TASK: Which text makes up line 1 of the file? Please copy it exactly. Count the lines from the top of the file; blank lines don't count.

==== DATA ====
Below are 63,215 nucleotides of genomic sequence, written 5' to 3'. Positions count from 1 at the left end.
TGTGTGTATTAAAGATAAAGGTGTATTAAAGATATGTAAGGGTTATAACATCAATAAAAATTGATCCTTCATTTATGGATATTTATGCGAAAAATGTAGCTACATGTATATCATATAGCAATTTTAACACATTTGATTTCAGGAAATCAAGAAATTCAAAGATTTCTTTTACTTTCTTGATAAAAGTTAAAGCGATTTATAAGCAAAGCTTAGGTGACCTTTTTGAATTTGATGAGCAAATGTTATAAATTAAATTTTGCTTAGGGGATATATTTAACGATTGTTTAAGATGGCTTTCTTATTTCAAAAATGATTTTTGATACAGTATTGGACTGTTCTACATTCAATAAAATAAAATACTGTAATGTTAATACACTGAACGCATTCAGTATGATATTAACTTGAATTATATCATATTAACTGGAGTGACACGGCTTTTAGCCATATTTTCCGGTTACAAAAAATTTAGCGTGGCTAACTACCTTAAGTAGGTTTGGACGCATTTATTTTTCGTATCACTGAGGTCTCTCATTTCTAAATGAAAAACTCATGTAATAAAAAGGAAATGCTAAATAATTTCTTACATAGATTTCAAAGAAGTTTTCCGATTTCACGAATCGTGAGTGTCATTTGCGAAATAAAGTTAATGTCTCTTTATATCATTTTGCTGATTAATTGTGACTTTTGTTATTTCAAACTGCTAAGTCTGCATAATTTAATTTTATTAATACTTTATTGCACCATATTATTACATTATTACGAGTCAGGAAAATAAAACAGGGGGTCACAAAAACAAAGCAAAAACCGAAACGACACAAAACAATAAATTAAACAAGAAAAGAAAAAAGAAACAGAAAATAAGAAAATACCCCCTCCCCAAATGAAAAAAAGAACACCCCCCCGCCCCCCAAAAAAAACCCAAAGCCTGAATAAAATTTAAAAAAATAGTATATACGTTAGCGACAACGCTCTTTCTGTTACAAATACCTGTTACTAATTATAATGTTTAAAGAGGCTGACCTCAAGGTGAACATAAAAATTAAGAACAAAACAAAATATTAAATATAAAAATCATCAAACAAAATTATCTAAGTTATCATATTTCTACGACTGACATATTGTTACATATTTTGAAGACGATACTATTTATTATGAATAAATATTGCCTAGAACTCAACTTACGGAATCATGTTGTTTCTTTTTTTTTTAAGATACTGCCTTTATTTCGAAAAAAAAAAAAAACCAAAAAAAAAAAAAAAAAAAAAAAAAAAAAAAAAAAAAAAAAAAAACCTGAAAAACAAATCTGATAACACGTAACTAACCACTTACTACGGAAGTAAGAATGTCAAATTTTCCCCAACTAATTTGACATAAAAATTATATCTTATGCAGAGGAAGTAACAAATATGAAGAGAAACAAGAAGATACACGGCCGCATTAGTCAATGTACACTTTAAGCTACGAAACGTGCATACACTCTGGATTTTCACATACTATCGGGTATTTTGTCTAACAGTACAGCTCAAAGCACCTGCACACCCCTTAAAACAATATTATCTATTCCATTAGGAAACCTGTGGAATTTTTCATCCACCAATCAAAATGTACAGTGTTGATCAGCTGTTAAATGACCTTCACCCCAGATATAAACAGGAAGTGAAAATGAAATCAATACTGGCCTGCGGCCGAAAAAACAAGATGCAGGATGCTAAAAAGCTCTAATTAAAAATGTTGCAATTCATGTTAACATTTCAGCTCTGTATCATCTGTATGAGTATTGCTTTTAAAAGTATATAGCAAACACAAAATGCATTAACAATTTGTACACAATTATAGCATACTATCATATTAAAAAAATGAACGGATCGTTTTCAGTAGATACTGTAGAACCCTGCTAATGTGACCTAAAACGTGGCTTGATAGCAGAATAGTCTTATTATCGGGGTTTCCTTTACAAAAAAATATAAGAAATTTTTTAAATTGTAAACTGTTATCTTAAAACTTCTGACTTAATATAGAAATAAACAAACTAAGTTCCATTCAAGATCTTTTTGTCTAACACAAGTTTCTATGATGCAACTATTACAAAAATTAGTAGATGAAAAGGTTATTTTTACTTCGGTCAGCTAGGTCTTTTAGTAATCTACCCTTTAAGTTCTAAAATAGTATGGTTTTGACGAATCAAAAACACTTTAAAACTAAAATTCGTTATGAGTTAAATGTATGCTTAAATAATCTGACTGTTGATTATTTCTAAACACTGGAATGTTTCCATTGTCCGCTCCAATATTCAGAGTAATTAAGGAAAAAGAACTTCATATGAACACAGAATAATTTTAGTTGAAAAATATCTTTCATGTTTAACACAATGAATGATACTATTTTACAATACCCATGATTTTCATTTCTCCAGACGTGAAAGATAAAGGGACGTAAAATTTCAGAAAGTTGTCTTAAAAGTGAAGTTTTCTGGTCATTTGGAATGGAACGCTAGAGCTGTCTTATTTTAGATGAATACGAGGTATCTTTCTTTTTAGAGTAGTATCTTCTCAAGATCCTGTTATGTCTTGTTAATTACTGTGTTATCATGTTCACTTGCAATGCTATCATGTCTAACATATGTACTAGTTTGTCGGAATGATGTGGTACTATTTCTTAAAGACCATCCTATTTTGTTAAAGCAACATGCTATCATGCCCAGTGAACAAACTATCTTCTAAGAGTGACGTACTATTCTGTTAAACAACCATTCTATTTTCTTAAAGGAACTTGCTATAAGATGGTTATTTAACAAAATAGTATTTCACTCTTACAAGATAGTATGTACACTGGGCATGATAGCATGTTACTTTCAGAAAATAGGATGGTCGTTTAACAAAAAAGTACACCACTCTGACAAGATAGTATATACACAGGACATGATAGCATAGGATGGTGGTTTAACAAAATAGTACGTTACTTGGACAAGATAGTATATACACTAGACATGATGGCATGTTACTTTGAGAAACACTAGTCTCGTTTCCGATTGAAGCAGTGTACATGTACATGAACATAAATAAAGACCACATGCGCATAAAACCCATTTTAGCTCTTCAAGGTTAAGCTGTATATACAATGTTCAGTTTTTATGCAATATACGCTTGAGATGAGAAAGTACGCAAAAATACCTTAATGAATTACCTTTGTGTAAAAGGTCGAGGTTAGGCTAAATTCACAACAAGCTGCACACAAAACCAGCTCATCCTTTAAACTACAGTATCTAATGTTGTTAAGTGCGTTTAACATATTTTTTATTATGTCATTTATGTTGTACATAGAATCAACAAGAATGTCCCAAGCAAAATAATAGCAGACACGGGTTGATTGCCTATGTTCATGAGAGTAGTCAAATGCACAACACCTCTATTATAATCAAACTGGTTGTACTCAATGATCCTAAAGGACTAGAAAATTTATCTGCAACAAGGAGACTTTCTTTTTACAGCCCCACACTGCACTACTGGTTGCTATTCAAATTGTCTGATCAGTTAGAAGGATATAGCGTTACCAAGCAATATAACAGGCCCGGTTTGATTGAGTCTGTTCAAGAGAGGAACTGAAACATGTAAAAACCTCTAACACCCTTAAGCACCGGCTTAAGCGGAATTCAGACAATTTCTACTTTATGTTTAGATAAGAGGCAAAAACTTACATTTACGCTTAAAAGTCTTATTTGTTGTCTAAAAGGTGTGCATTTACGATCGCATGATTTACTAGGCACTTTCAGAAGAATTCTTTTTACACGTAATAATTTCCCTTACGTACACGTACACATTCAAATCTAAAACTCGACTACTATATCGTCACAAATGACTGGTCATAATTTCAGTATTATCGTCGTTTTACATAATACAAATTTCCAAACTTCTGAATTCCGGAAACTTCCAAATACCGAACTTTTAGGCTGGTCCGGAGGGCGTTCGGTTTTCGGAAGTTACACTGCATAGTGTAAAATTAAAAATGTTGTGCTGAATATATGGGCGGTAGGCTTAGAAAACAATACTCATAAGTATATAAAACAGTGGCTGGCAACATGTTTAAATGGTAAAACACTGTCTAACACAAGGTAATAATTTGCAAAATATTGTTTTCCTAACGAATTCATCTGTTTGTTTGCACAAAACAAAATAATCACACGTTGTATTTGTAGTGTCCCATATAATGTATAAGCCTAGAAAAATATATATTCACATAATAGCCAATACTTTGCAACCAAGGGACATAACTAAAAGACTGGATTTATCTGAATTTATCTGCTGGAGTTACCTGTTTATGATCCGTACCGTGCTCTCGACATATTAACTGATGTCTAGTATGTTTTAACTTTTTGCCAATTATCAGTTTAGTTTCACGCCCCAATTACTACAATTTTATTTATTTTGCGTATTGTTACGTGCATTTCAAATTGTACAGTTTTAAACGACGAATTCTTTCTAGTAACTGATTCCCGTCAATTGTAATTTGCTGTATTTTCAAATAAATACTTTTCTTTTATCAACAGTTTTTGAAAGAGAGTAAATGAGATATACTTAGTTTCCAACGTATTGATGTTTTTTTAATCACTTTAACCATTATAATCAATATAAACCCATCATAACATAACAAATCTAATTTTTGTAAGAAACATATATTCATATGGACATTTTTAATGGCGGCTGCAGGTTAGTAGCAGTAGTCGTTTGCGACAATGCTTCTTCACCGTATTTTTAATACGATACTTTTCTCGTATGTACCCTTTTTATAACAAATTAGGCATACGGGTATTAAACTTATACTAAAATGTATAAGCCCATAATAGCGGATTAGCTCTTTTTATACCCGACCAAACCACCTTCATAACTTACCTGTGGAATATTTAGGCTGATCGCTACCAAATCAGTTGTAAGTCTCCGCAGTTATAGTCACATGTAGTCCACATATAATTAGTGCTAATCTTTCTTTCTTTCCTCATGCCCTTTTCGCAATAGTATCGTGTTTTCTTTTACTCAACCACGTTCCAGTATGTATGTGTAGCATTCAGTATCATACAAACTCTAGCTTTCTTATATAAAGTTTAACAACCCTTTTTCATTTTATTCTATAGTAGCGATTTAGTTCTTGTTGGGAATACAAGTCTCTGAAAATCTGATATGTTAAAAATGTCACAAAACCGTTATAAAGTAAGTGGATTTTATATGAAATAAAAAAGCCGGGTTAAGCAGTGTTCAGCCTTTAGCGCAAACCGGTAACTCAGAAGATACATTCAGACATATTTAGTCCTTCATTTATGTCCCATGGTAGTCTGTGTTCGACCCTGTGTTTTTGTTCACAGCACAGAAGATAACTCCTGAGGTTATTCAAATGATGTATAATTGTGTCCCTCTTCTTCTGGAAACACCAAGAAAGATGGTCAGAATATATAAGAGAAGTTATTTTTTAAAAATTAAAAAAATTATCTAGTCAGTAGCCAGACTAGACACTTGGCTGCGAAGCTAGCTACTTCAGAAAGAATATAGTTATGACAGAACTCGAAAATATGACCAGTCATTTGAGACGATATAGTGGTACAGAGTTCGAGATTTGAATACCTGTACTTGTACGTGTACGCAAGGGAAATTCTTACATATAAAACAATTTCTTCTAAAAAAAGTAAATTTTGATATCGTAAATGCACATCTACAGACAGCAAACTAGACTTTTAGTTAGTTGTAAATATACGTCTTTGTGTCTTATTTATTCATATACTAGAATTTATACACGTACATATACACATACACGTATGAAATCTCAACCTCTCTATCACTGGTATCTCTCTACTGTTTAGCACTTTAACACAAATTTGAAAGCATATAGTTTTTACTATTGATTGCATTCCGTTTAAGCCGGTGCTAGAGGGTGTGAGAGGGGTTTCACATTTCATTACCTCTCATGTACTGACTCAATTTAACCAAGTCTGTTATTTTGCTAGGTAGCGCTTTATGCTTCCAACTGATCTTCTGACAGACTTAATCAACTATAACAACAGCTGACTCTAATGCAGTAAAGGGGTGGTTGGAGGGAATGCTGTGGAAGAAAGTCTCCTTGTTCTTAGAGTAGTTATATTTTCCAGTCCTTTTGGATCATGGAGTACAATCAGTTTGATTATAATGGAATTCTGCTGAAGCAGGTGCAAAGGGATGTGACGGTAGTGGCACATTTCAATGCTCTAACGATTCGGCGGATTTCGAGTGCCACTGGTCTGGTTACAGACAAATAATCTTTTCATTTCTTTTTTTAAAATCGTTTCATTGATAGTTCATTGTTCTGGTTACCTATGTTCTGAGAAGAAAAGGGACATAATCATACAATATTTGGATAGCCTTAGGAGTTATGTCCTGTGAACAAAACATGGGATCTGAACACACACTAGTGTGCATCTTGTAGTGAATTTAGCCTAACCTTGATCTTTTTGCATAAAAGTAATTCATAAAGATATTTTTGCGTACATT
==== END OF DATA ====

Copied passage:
Below are 63,215 nucleotides of genomic sequence, written 5' to 3'. Positions count from 1 at the left end.